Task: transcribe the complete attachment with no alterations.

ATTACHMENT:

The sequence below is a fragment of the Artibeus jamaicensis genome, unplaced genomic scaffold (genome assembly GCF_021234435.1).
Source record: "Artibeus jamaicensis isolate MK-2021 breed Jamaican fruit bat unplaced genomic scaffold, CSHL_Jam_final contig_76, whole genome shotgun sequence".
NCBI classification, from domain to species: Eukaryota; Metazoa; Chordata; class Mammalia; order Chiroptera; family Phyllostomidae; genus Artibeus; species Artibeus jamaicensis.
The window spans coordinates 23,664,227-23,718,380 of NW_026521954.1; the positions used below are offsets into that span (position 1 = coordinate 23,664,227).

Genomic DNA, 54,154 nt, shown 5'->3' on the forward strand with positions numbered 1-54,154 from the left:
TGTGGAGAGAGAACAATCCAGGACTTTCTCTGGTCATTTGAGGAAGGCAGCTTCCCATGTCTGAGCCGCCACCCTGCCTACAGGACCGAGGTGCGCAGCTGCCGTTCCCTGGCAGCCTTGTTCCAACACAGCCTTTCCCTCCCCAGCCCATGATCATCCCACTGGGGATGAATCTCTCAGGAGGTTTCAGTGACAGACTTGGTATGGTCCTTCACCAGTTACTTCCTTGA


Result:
The sequence below is a fragment of the Artibeus jamaicensis genome, unplaced genomic scaffold (genome assembly GCF_021234435.1).
Source record: "Artibeus jamaicensis isolate MK-2021 breed Jamaican fruit bat unplaced genomic scaffold, CSHL_Jam_final contig_76, whole genome shotgun sequence".
NCBI classification, from domain to species: Eukaryota; Metazoa; Chordata; class Mammalia; order Chiroptera; family Phyllostomidae; genus Artibeus; species Artibeus jamaicensis.
The window spans coordinates 23,664,227-23,718,380 of NW_026521954.1; the positions used below are offsets into that span (position 1 = coordinate 23,664,227).

Genomic DNA, 54,154 nt, shown 5'->3' on the forward strand with positions numbered 1-54,154 from the left:
TGTGGAGAGAGAACAATCCAGGACTTTCTCTGGTCATTTGAGGAAGGCAGCTTCCCATGTCTGAGCCGCCACCCTGCCTACAGGACCGAGGTGCGCAGCTGCCGTTCCCTGGCAGCCTTGTTCCAACACAGCCTTTCCCTCCCCAGCCCATGATCATCCCACTGGGGATGAATCTCTCAGGAGGTTTCAGTGACAGACTTGGTATGGTCCTTCACCAGTTACTTCCTTGA